Welcome to the Unitarian Universalist Church of Cortland. We are part of an association of liberal churches that are informed and united by what we value:
- The inherent worth and dignity of every person;
- Justice, equity, and compassion in human relations;
- Acceptance of one another and encouragement of spiritual growth;
- A free and responsible search for truth and meaning;
- The right of conscience and the use of the democratic processes;
- The goal of world community with peace, liberty, and justice for all;
- Reverence for the interdependent web of all existence of which we are a part.
We, the Unitarian Universalist Church of Cortland, nurture and honor individual and shared searches for spiritual, intellectual, and emotional understanding. We draw upon the 7 Unitarian Universalist Principles and a range of traditions to support individuals, families, our congregation, and larger communities. We embrace diversity and actively address social concerns while creating a caring community of our own.
UU Church of Cortland History
Information and pictures are also available of the Stained Glass Windows in the sanctuary.
Universalist circuit rider Nathaniel Stacy held regular meetings in the area starting around 1807.
The congregation was established 1813 as a Universalist Church.
The Cobblestone Church Building
Our beautiful church building was built in 1836 and 1837. “Cobblestone construction was warm in winter, cool in summer and had a feeling of solid respectability in a raw land.” Cobblestones were brought to town by the area farmers. Each stone was sorted for size and color, washed, and laid in a pattern, such as diamond and herringbone patterns. The hardwood timbers for the roof would have been swung up to the roof by block and tackle with the help of oxen.In the pre-Civil War period, the congregation hosted the social reformers and anti-slavery advocates who traveled the lecture circuit. Thus, speakers in the Universalist Church of Cortland included Susan B. Anthony, Clara Barton, Henry Ward Beecher, Ralph Waldo Emerson, William Lloyd Garrison, Thomas Starr King, Lucretia Mott, Theodore Parker, Wendell Phillips, and Harriet Beecher Stowe. The square Meeting House style emphasizes the early and frequent use of the building in the civil life of Cortland. The church was Cortland’s first Town Hall until 1885, and as such the townspeople voted for Abraham Lincoln within these walls.In 1889, the building was refurbished by the architect H.W. Beardsley to reflect Victorian tastes and the new wealth of the Industrial Revolution. The entryway was closed in with Norman styling, Eastlake doors, and a graceful fan light. The ash panels on the ceiling were inspired by local craftsmen manufacturing early railroad coaches. The panels and hammer beams support the vaulted ceiling which was designed for excellent acoustics and replaced the orginal white and gray plaster interior. The lower row of clear windows were replaced by the Utica Stained Glass Company with beautiful flower patterns. Opera chairs with a wire frame for storing a silk top hat underneath replaced the pews. The light in the new sanctuary was warm and inviting.
Our Beautiful Organ
In 1895, a large arch was cut in the east cobblestone wall and a Morey and Barnes organ was set in the arch. This historic organ has been faithfully maintained and is one of only two such historic organs remaining. It is nationally recognized by the American Organ Historical Society for its superb sound and nearly original condition. The organ was severly threatened in 1998 when a storm tore the roof off of the organ shed, causing damage to the roof structure and interior ceiling. A fund for the preservation of the organ was started, and basic preservation of the organ shed roof and the wall behind the organ has been completed, but more work to preserve the organ and the building that houses it is needed.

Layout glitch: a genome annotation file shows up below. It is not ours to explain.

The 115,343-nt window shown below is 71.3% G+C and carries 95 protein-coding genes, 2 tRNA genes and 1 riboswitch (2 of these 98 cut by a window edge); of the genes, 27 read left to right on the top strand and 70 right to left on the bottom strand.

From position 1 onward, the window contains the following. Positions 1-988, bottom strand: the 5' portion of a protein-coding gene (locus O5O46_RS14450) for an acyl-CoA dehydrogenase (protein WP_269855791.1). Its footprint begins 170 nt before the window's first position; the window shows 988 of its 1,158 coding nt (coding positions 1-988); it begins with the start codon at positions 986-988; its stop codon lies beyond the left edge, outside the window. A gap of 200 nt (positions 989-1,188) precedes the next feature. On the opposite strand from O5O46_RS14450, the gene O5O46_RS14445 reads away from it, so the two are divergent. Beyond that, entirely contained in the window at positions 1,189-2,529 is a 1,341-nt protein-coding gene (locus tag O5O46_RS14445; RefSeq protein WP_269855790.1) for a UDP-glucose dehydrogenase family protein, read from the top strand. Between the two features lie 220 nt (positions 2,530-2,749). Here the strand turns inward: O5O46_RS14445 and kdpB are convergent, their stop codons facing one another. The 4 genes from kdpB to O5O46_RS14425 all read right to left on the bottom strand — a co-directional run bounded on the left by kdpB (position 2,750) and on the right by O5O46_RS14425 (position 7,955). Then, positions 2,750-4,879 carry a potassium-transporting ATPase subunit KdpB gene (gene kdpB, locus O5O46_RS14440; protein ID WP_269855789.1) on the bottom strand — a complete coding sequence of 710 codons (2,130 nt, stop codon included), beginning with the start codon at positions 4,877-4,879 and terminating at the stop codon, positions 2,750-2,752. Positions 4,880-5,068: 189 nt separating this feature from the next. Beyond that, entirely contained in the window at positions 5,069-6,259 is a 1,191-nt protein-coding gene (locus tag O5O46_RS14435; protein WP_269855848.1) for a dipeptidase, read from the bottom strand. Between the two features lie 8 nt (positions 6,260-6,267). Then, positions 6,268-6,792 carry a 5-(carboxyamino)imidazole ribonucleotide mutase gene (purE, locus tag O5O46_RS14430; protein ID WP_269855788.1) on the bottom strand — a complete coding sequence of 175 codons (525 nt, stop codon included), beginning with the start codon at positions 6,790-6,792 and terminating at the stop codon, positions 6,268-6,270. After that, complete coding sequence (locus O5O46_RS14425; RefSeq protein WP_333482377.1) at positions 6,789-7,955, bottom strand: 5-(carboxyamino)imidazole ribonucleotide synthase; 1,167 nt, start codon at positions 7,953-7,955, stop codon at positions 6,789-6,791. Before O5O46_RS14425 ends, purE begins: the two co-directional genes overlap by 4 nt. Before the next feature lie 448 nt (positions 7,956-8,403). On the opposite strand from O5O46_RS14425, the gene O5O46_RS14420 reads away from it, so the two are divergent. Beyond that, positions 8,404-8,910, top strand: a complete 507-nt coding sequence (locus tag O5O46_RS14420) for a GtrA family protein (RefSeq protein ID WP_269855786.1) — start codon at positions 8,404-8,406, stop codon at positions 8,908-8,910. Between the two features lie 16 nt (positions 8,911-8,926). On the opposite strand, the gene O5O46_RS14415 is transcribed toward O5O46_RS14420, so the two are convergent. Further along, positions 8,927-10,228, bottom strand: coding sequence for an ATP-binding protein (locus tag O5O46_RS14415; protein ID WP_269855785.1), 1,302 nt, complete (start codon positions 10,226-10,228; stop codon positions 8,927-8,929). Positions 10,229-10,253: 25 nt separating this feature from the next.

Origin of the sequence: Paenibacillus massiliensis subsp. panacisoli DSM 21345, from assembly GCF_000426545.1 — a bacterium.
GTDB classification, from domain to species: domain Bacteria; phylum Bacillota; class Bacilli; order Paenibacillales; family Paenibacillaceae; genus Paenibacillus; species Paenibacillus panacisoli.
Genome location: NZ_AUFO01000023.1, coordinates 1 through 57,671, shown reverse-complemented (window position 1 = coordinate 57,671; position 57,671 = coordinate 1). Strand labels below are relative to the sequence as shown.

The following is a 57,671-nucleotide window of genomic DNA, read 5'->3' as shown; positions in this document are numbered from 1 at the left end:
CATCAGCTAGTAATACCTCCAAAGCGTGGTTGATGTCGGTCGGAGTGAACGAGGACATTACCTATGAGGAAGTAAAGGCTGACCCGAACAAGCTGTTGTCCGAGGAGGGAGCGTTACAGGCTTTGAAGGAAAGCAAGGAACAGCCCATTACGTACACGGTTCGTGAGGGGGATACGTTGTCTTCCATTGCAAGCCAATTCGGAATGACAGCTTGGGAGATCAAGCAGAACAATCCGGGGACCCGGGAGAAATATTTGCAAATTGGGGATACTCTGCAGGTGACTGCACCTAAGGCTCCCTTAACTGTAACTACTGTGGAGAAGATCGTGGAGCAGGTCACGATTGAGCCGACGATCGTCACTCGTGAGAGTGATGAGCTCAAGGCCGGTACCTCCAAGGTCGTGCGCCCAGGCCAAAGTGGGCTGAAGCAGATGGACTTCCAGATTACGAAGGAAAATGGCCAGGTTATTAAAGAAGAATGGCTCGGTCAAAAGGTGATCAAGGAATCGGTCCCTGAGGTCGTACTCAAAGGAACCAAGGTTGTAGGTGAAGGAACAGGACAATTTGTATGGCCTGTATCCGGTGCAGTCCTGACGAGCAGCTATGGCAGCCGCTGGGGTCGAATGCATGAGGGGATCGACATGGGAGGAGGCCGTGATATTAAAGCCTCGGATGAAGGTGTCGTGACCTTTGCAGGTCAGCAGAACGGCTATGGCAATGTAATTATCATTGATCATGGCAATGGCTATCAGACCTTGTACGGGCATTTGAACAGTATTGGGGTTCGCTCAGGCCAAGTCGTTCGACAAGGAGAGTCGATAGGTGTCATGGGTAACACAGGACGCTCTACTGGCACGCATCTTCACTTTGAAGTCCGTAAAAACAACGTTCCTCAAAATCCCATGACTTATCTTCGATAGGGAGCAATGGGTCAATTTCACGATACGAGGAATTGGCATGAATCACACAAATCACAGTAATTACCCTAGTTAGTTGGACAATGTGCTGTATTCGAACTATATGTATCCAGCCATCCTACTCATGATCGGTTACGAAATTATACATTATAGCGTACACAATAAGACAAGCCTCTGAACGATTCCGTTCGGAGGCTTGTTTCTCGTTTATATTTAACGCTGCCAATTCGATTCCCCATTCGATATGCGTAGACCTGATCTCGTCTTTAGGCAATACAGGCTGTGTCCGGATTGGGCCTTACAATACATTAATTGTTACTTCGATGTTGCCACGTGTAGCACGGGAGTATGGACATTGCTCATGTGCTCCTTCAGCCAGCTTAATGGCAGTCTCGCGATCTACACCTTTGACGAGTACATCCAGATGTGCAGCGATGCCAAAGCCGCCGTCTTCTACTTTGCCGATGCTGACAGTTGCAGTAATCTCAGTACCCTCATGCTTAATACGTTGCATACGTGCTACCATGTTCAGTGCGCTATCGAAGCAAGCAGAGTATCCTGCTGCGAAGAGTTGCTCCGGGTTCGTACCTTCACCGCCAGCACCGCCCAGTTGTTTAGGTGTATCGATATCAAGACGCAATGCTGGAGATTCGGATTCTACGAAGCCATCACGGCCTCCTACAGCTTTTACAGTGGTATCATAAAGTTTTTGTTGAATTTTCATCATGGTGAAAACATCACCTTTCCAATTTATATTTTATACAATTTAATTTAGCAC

This Historic Cobblestone Church Needs Help!
The “Old Cobblestone Church” as it is known locally needs constant repairs – as does any building. Historic soft lime mortar in the cobblestone walls requires the skills of a preservation mason. Some serious restoration took place in the 1990s, especially after the damage to the organ shed. At this point our main concern is the belfry, which was leaking up until winter 2008 when ABL Contractors patched it. The leaks caused some of the wood to rot and the paint to peel. We are currently working on getting the belfry painted. Our long-term plan involves replacing some of those beams, and rebuilding the belfry so that it will not leak in the future.
The building was placed on the State and National Register of Historic Buildings in 1993. The “Old Cobblestone Church” is now the oldest building in Cortland County and is one of only two such cobblestone buildings in the country. The people of Cortland have used the building to vote, to conduct government, to teach grade school, to hold classes for the Normal School, to begin the congregations of other denominations, to hold concerts and to hear progressive ideas from the lectern. We hope the community shares our feeling that the building is an important part of Cortland’s history and will help us preserve it into the next century.
How You Can Help:
For now, since no general building preservation fund has been set up, you can contribute to either the general funds of the church or to the Organ Preservation Fund. Send a check made out to Unitarian Universalist Church of Cortland. You may specify in the memo area if you would like your money to be dedicated to the Organ Preservation Fund or toward building maintainance. The mailing address is UU Church of Cortland, 3 Church Street, Cortland, NY 13045.